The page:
March 31, 1889The Eiffel Tower is officially opened.
The Eiffel Tower is a puddle iron lattice tower located on the Champ de Mars in Paris. Built in 1889, it has become both a global cultural icon of France and one of the most recognizable structures in the world. The tower is the tallest building in Paris and the most-visited paid monument in the world; millions of people ascend it every year. Named after its designer, engineer Gustave Eiffel, the tower was built as the entrance arch to the 1889 World's Fair.
May 31, 1889Over 2,200 people die after a dam break sends a 60-foot (18-meter) wall of water over the town of Johnstown, Pennsylvania.
The Johnstown Flood occurred on May 31, 1889. It was the result of the catastrophic failure of the South Fork Dam situated 14 miles (23 km) upstream of the town of Johnstown, Pennsylvania, USA, made worse by several days of extremely heavy rainfall. The dam's failure unleashed a torrent of 20 million tons of water (4.8 billion U.S. gallons; 18.2 million cubic meters; 18.2 billion litres). The flood killed more than 2,200 people and caused US$17 million of damage. It was the first major disaster relief effort handled by the new American Red Cross, led by Clara Barton. Support for victims came from all over the United States and 18 foreign countries. After the flood, victims suffered a series of legal defeats in their attempt to recover damages from the dam's owners. Public indignation at that failure prompted a major development in American law—state courts' move from a fault-based regime to strict liability.
Great Seattle fire
June 6, 1889The Great Seattle fire destroys the entirety of downtown Seattle, Washington.
On the afternoon of June 6, 1889, John E. Back, a worker in Victor Clairmont's cabinet-making shop near Front Street and Madison Avenue, was heating glue over a gasoline fire. Sometime around 2:30 pm, the glue boiled over and caught fire. The fire soon spread to the wood chips and turpentine covering the floor. Back attempted to douse the fire with water which only served to spread the fire further. The fire department arrived by 2:45, but by that time the area was so smokey that the source of the fire could not be determined. At first it was assumed to have begun in the paint shop above Clairmont's woodworking shop and the Seattle newspaper erroneously ran this story the next day.
November 23, 1889The first jukebox goes into operation at the Palais Royale Saloon in San Francisco.
A jukebox is a partially automated music-playing device, usually a coin-operated machine, that will play a patron's selection from self-contained media. The classic jukebox has buttons with letters and numbers on them that, when entered in combination, are used to play a specific selection.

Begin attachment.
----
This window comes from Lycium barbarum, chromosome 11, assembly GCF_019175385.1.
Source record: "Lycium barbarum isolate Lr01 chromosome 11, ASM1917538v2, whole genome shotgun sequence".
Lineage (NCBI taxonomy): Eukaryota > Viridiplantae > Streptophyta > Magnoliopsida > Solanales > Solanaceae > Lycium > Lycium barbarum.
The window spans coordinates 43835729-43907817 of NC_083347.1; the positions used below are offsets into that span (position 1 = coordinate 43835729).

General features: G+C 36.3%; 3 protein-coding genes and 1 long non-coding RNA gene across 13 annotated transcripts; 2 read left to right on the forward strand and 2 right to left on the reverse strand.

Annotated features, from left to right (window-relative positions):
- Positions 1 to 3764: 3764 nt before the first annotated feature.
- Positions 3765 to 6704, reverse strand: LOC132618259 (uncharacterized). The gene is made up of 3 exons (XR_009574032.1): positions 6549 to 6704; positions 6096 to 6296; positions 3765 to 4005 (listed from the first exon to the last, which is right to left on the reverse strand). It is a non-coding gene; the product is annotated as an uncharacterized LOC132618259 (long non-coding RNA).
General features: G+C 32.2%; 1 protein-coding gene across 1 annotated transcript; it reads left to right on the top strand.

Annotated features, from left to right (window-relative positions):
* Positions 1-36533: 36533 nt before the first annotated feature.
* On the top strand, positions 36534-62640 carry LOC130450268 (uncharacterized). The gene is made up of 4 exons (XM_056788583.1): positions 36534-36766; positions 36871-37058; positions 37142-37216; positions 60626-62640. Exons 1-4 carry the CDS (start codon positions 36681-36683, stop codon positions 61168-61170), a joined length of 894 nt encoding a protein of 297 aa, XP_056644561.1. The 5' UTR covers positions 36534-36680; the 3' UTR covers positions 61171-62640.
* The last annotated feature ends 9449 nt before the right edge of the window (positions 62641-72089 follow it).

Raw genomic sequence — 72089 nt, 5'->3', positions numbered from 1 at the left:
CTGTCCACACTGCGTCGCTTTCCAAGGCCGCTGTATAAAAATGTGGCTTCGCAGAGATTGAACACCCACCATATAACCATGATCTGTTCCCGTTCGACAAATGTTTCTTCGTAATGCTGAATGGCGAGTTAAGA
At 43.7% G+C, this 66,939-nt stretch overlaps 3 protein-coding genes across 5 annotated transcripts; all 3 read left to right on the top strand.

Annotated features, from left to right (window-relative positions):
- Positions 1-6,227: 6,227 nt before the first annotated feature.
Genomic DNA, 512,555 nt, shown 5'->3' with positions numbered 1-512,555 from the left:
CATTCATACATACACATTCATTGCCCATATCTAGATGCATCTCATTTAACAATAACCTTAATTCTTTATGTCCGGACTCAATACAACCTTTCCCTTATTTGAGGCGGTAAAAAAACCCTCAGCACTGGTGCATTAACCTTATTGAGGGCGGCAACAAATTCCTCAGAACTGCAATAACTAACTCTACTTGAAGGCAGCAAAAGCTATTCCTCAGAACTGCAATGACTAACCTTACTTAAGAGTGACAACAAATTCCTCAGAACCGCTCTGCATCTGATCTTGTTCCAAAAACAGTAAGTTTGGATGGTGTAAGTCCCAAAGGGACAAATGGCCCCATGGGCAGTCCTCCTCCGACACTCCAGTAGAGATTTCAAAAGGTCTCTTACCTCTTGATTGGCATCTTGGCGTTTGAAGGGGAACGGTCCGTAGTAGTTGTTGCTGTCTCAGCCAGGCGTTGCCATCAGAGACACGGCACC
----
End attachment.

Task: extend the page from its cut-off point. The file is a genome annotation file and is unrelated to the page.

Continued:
, San Francisco
February 23, 1889
Victor Lonzo Fleming was an American film director, cinematographer, and producer. His most popular films were The Wizard of Oz
(1939), and Gone with the Wind
(1939), for which he won an Academy Award for Best Director.
April 16, 1889
Sir Charles Spencer "Charlie" Chaplin was an English comic actor, film director and composer best known for his work during the silent film era.
June 23, 1889
Anna Andreyevna Gorenko better known by the pen name Anna Akhmatova, was a Russian and Soviet modernist poet, one of the most acclaimed writers in the Russian canon.
November 19, 1889
Clifton Webb was an American actor, dancer, and singer known for his Oscar-nominated roles in such films as Laura, The Razor's Edge, and Sitting Pretty. In the theatrical world he was known for his appearances in the plays of Noël Coward, notably Blithe Spirit.
November 20, 1889
Edwin Powell Hubble was an American astronomer who profoundly changed the understanding of the universe by confirming the existence of galaxies other than our own, the Milky Way.
March 16, 1889
Ernst Wilhelm Leberecht Tempel, normally known as Wilhelm Tempel, was a German astronomer who worked in Marseille until the outbreak of the Franco-Prussian War in 1870, then later moved to Italy.
June 8, 1889
Gerard Manley Hopkins, S.J. was an English poet, Roman Catholic convert, and Jesuit priest, whose posthumous fame established him among the leading Victorian poets. His experimental explorations in prosody (especially sprung rhythm) and his use of imagery established him as a daring innovator in a period of largely traditional verse.
October 6, 1889
Jules Dupré, French painter, was one of the chief members of the Barbizon school of landscape painters. If Corot stands for the lyric and Rousseau for the epic aspect of the poetry of nature, Dupré is the exponent of her tragic and dramatic aspects.